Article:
Carl Eric Scott has done Shep Melnick and, less directly, your correspondent the honor of an extended critique in a recent essay for the “Postmodern Conservative” newsletter. There is a great deal about it with which I disagree, but one point bears particular analysis. Melnick and I, Scott suggests, are being “anything but strategic” in criticizing Trumpism given that no conservative coalition is possible without Trump supporters.
That may be so, and despite my rejection of Trumpism, I do not believe patriotic Americans can or should dismiss the voices of 74 million fellow citizens. But as to the charge of being anything but strategic, I plead guilty. At stake is whether the scholar’s or, if one prefers, writer’s vocation is to explore the truth as he or she sees it or to parcel out words tactically so as to advance political causes.
The point is evident in Scott’s critique of yours truly, in which he refers to our humble blog as well:
Or what does Greg Weiner, for that matter, in a just-published National Affairs essay about, of all things, “Honorable Partisanship,” hope to accomplish by opening it by cavalierly describing January 6th as a “Trump-incited insurrection?” Do these gentlemen not understand, regardless of whether Trump runs in 2024, that the conservative coalition in America, and in just about every other liberal democracy, will necessarily find the grouping “populist-conservative” to be its biggest member? In America, what possible conservative-led coalition do Melnick, Weiner, most of the writers for the new website the Constitutionalist, etc., have in mind, that would somehow be formed without the Trumpists?
For the record, I was being concise, not cavalier, in describing the events of January 6. There is a difference. In any event, one of two conclusions with respect to Scott’s critique seems plausible. Either Scott believes what happened on January 6 was not a “Trump-incited insurrection,” or he believes that it was but that we should not alienate Trump supporters by saying so. If the first is Scott’s position, we will have to agree to disagree. If the latter, the disagreement runs deeper than Trumpism.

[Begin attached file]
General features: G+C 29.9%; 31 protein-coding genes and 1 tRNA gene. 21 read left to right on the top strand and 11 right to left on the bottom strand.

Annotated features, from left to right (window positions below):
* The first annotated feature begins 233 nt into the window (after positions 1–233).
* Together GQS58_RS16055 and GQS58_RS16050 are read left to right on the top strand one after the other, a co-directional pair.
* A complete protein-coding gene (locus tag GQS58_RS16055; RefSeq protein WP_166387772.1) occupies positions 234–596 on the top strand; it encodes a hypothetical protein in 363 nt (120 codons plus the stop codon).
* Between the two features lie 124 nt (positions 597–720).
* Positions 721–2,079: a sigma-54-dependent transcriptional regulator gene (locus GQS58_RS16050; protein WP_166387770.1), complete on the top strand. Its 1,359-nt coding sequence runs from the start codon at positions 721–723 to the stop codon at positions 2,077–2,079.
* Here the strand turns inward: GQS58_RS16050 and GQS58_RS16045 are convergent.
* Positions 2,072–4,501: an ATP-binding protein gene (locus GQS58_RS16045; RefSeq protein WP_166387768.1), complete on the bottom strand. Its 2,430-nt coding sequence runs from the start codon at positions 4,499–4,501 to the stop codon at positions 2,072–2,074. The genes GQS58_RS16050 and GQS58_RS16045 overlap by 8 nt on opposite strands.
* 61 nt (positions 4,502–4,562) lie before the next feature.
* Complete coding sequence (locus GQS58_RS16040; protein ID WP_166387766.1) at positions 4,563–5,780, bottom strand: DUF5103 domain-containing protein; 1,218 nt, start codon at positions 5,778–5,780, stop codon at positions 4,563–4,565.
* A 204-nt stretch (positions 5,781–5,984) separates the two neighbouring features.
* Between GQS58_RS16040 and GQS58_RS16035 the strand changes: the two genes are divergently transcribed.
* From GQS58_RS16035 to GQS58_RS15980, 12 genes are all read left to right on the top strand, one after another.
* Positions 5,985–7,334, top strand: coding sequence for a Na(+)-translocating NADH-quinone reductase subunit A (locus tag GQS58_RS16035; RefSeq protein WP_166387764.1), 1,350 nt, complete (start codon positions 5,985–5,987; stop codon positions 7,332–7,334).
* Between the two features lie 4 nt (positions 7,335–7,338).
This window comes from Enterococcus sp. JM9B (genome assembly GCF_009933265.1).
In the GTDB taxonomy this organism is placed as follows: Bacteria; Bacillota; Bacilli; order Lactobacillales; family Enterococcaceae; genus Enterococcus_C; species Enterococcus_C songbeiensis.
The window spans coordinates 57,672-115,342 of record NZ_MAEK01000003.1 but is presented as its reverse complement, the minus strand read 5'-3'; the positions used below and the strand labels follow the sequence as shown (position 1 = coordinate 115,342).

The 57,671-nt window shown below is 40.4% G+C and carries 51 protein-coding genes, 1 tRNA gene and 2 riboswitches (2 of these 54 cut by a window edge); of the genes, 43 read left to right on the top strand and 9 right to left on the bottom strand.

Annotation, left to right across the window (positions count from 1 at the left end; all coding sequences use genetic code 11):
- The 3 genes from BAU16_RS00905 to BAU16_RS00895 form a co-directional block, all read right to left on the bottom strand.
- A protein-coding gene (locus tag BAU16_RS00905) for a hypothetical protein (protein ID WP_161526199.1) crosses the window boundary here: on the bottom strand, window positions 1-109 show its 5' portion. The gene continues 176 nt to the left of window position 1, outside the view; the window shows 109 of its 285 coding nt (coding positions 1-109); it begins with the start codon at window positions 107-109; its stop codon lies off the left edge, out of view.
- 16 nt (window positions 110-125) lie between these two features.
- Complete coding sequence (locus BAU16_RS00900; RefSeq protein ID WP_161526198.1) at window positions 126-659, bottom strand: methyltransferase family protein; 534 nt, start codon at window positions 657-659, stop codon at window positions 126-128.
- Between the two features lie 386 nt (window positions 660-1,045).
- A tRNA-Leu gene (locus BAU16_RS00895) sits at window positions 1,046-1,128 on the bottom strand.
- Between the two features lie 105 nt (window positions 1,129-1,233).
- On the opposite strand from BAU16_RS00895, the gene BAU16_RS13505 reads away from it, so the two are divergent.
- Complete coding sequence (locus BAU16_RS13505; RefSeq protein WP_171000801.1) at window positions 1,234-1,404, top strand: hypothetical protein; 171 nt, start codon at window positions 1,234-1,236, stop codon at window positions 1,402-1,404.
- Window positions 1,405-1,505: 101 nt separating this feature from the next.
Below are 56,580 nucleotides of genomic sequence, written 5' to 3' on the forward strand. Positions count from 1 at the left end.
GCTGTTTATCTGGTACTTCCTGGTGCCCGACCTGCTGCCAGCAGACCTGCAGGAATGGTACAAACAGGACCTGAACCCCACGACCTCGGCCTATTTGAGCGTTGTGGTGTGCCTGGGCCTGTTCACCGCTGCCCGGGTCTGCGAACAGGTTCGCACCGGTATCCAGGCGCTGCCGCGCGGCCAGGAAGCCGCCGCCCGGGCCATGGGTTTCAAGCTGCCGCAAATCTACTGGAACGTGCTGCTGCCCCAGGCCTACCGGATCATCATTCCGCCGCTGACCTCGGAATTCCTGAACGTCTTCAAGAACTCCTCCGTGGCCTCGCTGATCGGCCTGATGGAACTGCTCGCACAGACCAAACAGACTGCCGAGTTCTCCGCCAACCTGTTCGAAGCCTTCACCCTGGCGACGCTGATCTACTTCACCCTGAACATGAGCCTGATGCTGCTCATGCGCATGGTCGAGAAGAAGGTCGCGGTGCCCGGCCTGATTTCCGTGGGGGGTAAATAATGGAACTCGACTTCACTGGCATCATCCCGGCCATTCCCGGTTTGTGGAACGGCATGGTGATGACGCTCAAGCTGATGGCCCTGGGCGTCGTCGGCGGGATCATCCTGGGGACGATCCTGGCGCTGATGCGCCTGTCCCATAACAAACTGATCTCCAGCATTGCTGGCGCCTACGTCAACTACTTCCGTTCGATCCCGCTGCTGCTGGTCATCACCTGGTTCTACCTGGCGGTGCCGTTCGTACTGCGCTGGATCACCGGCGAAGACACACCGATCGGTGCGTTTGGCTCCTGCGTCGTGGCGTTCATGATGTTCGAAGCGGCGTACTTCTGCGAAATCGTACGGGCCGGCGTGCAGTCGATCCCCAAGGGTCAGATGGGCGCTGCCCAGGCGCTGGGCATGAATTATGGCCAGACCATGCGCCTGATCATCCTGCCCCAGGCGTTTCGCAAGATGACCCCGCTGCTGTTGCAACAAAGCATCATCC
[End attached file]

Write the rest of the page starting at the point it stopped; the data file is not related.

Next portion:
The vocation of a scholar or writer, at least for this one, is not to “accomplish” anything with respect to a political cause. That does not mean he or she should speak or write without regard to consequences. It does mean a certain call-it-as-you-see-it disposition that is different from the responsibilities of statesmanship or activism.
More to the point, withholding honest criticism is itself anything but strategic. Conservatives should beware the fate that Daniel Patrick Moynihan said had befallen Democrats by the late 1960s: “[T]he tenets of progressive government had been exempt from serious external or internal pressure. They had become overassertive and underexamined.” Defeat ensued.
Even to the extent a scholar or writer is aligned with a political cause, he or she does it no favors by refraining from criticism, especially on questions of fact (see “Trump-incited insurrection,” above). Whether avoiding saying the quiet part about Trumpism out loud is a recipe for success in the next election is for savvier heads than mine to assess. It is definitely a recipe for failure for any movement that depends on ideas.